My late friend Paul Edwin Zimmer used to insist that poetry was supposed to be heard. He proved it many times, booming out his verse at bardic circles around the Bay Area and science fiction conventions across North America. His position was a welcome reminder, but I had learned its truth while I was in university during a single magical day.
At the time, I was serious about poetry, writing and publishing regularly, and theorizing about metrics in the little time left over from my academic classes. I was skeptical about the poetic establishment (as any young poet should be), and sure I was going to shake it up (and never be one of those academic poets who taught for a living). When my friend Stuart announced a garden party during which his new poem, a Georgian pastoral, would be read, I quickly took on the voice of the Young Man in the poem.
The day of the reading was one of those hard, bright days that the Lower Mainland sometimes gets in summer. The setting was the garden of Stuart’s parents, which softened the harshness of the day with a mixture of strategic shade and explosions of flowers. Among the guests were Stuart’s girlfriend of the moment and her younger sister of sixteen, as well as my high school English teacher, who lived a few houses down.
I was proud to be taking part and doing my bit to take poetry out of the class room. Aided by a few glasses of wine, I read my part in increasingly rolling tones, like an out of control Laurence Olivier without the talent, intoxicated more by my own self-importance than the alcohol. As always happens when I start reciting poetry, I felt myself taken over by the poetry, and I floated through the rest of the party with a lingering sense of excitement.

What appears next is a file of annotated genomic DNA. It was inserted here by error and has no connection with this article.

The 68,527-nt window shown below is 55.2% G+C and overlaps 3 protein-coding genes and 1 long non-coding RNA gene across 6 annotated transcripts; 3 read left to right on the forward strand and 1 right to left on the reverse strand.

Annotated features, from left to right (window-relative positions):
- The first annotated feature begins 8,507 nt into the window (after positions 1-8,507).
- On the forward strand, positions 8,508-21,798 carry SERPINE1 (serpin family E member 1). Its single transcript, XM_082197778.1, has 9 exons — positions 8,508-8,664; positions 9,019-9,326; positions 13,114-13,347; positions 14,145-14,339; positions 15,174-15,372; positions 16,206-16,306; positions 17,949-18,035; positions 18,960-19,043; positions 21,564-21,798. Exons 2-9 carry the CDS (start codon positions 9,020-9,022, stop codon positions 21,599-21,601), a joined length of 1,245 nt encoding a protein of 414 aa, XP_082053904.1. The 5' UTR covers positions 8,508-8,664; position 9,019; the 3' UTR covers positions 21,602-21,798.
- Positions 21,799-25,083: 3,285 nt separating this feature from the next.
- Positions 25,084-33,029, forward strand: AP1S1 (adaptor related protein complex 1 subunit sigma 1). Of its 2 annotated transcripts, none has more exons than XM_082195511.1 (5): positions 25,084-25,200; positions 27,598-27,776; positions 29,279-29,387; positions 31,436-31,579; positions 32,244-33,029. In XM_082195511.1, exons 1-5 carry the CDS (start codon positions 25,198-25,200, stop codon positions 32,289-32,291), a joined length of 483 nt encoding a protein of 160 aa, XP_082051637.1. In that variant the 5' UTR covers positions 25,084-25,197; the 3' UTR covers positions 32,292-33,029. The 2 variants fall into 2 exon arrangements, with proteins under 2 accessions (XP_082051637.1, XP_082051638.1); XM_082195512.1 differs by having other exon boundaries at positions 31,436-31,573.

But that wasn’t all. When Stuart drove his girlfriend and her sister to catch the ferry to Nanaimo, I went with them. Since we had missed one ferry, we stopped at West Vancouver’s miniature Parthenon.
The place was some millionaire’s folly, with a small temple built on a headland and some credible copies of Classical Greek statues. People used to stop at the first rest stop after the ferry to look down on it and take photos of it with their telephoto lenses and to marvel of the incongruity of the place in the middle of the rain forest.
It’s long gone now, divided into subdivisions after the owner’s death. In fact, it was being dismantled when we visited, the statues hauled from their plinths and a couple of the temple’s columns blackened by fire. Yet, in a way, the ruined splendor added to the attraction. We slipped past the No Trespassing signs in the growing dark, and were soon standing on the plinths, reciting bits of Stuart’s poem, our words booming off the cliffs that ringed the temple on most of its landward side.
For a while, I worried that the sound would bring the police down on us, especially since we were waving bottles of beer and hard cider as we declaimed. I was worrying, too, about how I might get the sister’s phone number before she boarded the ferry. But the sound of our voices was so impressive that I soon forgot such considerations.
Suddenly, the ruins and rocky cliffs reminded me of Coleridge’s “Kubla Khan.” I began reciting it by heart, the sound of my voice much improved by the echoes off the cliffs. I remember experimenting with various pitches, completely overwhelmed by the magnificence of the words rolling through the air around me.
It must have been almost as impressive to the others as it was to me, because when I was done, everyone was silent for a moment, and began praising my delivery. Even I recognized that nothing could follow Coleridge’s masterpiece, and that it was clearly time to go.
I don’t remember dropping off the women, or returning to my parent’s house an hour or so later. But I do remember enthusing to Stuart about the importance of hearing poetry, and turning off the light that night, still glowing from the glory of the sound in the temple. That, I decided, was how poetry should be heard, and I fell asleep full of plans to save the place as a park so that others could enjoy what I had. It was only next morning that I realized I had forgot to get the sister’s phone number, and, even then, I was still so light-headed from the experience that I only minded a little.